Cameron Stewart with Yoav Finer in lab

Dentistry researcher among those awarded a Connaught Innovation Award for promising technology development

By Perry King, with additional files by Peter Boisseau and Erin Vollick

An app to help people who have issues with their memory. Implantable electrodes to help relieve pain. A waste-reducing tool for the oilsands.

These three projects are among 12 at the University of Toronto that will share almost $600,000 in funding through the Connaught Innovation Award program, which recognizes and supports promising technologies that have strong socio-economic or commercial potential.

Faculty of Dentistry associate professor Yoav Finer, who holds the George Zarb/Nobel Bio Care Chair in Prosthodontics, was among the winners for his work developing a new biomaterial to prolong the lifespan of tooth-coloured fillings. The material releases antimicrobial materials under the filling slowly and over an infinitely extended period of time. The research is being bundled through a new startup venture, Mesosil, headed up by postdoctoral fellow Cameron Stewart. Stewart was jointly supervised on this research with Finer and professor Ben Hatton (Department of Materials Science & Engineering). (Read more about the project, and Mesosil, here) 

“We extend our congratulations to all the winners of this year’s Connaught Innovation Award,” said Vivek Goel, U of T vice-president of research and innovation. “They represent a tremendous range of research and innovation work with considerable potential to have a great impact on society.

“The Connaught’s rich tradition of supporting unique, innovative projects continues to this day,” Goel added. “Each of the winners are well on their way to making unique contributions to a wide range of local and global research issues.”

The internal award is made possible by the Connaught Fund, the largest internal university research funding program in Canada. Since its creation in 1972 from the sale of the Connaught Laboratories, which produced vaccines, antitoxins and insulin after its discovery by Frederick Banting and Charles Best, the Connaught Fund has awarded more than $160 million to U of T researchers.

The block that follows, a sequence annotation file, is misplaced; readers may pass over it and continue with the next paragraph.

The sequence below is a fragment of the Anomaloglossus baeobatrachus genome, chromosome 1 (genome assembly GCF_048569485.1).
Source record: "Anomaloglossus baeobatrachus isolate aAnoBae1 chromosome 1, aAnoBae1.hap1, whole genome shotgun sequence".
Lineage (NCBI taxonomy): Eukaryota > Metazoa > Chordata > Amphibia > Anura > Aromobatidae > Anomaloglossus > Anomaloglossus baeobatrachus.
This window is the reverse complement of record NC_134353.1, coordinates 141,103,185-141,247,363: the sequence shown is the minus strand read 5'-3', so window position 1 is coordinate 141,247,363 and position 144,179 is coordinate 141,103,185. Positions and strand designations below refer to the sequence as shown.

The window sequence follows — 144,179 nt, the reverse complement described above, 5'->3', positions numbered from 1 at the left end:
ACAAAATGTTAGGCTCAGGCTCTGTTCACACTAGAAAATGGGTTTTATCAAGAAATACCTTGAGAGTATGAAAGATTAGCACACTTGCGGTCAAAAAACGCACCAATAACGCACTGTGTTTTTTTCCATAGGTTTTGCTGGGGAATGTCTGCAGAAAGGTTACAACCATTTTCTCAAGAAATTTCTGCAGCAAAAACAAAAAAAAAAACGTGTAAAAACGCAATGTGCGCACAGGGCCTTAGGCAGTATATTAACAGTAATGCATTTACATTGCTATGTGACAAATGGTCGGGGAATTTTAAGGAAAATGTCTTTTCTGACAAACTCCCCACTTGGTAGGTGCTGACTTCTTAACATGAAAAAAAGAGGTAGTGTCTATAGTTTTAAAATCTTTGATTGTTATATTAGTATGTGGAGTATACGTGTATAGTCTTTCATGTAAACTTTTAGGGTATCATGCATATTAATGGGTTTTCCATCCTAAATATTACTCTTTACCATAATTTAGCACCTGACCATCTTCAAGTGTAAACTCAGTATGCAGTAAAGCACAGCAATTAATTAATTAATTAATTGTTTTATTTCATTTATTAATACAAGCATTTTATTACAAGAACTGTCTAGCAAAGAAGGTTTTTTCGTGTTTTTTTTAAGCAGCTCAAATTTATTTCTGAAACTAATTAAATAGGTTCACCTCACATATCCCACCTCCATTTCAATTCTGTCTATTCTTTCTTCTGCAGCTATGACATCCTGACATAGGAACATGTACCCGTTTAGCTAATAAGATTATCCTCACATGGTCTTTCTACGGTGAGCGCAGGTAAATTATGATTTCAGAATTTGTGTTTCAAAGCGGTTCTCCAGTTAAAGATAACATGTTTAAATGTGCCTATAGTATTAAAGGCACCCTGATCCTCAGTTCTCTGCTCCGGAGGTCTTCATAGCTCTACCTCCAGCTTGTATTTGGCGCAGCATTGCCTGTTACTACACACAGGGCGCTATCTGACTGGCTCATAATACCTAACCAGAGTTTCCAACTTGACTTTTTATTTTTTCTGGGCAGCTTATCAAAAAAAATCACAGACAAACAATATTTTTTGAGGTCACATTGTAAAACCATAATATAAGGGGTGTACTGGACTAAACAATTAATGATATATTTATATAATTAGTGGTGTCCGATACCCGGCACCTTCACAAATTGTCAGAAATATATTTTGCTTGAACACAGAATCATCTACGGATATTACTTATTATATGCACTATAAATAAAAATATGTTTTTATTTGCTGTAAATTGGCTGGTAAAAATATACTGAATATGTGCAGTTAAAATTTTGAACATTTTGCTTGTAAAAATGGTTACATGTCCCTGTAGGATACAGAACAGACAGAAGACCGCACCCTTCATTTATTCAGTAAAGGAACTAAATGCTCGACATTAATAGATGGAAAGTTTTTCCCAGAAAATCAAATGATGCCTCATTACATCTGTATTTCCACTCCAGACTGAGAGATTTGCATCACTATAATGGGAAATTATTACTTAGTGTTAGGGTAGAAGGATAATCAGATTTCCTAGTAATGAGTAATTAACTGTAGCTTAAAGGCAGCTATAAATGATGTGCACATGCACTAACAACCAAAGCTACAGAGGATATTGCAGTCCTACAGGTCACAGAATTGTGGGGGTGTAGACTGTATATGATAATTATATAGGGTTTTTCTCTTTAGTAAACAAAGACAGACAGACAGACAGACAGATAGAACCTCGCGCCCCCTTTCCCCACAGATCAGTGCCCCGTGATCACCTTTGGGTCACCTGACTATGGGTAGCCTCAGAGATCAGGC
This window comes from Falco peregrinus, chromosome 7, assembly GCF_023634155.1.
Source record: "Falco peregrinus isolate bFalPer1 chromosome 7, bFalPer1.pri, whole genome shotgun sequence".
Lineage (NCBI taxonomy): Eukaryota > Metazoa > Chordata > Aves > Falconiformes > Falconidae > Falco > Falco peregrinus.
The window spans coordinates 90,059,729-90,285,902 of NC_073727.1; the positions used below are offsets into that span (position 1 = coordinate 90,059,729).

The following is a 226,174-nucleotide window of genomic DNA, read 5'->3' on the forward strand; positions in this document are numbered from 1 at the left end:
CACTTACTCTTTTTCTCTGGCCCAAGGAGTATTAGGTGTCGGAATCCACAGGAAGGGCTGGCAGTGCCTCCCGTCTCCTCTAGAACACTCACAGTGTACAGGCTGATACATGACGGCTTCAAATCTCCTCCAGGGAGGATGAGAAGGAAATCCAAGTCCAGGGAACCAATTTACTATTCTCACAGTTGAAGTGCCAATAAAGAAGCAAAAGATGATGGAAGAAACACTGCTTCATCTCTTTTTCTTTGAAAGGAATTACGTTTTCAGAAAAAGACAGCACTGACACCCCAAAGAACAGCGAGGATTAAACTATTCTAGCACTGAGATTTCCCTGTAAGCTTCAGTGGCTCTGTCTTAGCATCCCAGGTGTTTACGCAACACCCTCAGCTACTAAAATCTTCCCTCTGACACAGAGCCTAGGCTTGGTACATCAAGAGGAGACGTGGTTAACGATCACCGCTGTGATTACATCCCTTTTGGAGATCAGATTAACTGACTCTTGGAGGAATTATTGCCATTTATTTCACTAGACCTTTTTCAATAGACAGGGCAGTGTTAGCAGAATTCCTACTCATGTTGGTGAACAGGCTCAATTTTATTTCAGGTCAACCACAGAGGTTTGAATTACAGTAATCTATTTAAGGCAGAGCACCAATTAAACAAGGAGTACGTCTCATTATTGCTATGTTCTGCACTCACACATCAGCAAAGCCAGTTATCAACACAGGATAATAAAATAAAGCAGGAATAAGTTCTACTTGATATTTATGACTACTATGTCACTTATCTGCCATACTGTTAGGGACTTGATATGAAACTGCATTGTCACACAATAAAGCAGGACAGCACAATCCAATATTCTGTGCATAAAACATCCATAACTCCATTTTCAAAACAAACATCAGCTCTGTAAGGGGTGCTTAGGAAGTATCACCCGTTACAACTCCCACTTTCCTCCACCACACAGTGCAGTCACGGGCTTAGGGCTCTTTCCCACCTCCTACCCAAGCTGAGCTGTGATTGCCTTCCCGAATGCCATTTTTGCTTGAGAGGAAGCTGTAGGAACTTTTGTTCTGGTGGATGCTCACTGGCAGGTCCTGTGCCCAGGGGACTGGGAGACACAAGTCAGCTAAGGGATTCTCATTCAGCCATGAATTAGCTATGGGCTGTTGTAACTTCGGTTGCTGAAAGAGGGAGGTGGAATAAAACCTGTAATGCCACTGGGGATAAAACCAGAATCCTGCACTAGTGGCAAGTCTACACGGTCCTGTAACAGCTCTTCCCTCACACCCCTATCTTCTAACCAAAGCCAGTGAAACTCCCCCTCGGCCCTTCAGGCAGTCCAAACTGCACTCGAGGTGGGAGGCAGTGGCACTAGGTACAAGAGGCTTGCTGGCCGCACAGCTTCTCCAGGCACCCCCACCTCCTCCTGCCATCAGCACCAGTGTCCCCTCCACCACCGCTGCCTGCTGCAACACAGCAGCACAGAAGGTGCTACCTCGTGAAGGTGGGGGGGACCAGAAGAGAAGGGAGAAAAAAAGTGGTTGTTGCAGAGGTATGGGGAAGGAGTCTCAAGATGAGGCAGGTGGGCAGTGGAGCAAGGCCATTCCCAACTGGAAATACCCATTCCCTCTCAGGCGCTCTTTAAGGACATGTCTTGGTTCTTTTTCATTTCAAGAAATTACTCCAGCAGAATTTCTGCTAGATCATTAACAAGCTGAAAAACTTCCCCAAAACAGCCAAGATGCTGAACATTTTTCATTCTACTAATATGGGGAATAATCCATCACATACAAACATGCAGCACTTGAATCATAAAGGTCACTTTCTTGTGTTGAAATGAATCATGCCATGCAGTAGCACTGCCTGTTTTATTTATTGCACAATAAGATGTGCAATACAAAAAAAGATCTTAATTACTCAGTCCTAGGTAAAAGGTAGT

Of that, more than $6 million has been given in eight competitions for the Connaught Innovation Award program.

The 12 Connaught Innovation Award winners are:       

  • Morgan Barense, associate professor in the department of psychology, for “the Hippocamera, a neuroscience-guided digital memory augmentation device”
  • Mark Chignell, professor in the department of mechanical and industrial engineering, for “centivizers for managing behaviour in dementia using rewarded activities"”
  • Yoav Finer, associate professor in the Faculty of Dentistry, for “dental materials for ultra-long-term caries prevention and restoration-tooth bond preservation”
  • Roman Genov, professor in the department of electrical and computer engineering, for the “clinical validation of an intelligent, implantable neurostimulator for treating drug-resistant epilepsy”
  • Andreas Mandelis, professor in the department of mechanical and industrial engineering, for “wavelength-modulated intravascular differential photoacoustic radar imaging (IV-DPARI) for minimally invasive human coronary lipid-rich plaque arterial wall (intima) imaging diagnosis”
  • Alison McGuigan, associate professor in the department of chemical engineering and applied chemistry, for “an in-vitro human muscle cell potency assay for cell product QC and muscle endogenous repair drug identification”
  • Trevor Moraes, associate professor in the department of biochemistry, for the “development of large scale surface lipoprotein antigen production”
  • Vladimiros Papangelakis, professor in the department of chemical engineering and applied chemistry, for the “forward osmosis-freeze concentration (FO-FC) hybrid process to recover clean water from industrial effluents”
  • Igor Stagljar, professor in the department of biochemistry, for developing “split intein-mediated protein ligation (SIMPL) – a novel high throughput technique for detecting protein-protein interactions” 
  • Paul Yoo, associate professor in the Institute of Biomaterials and Biomedical Engineering, for the “evaluation of novel polymer coatings aimed at improving the performance of chronically implanted electrodes”
  • Ding Yuan, associate professor in the department of electrical and computer engineering, for “non-intrusive software failure resolution”
  • Andrei Yudin, professor in the department of chemistry, for “an enabling building block for chemical synthesis of value-added molecules"

Photo credit: Jeff Comber, IITS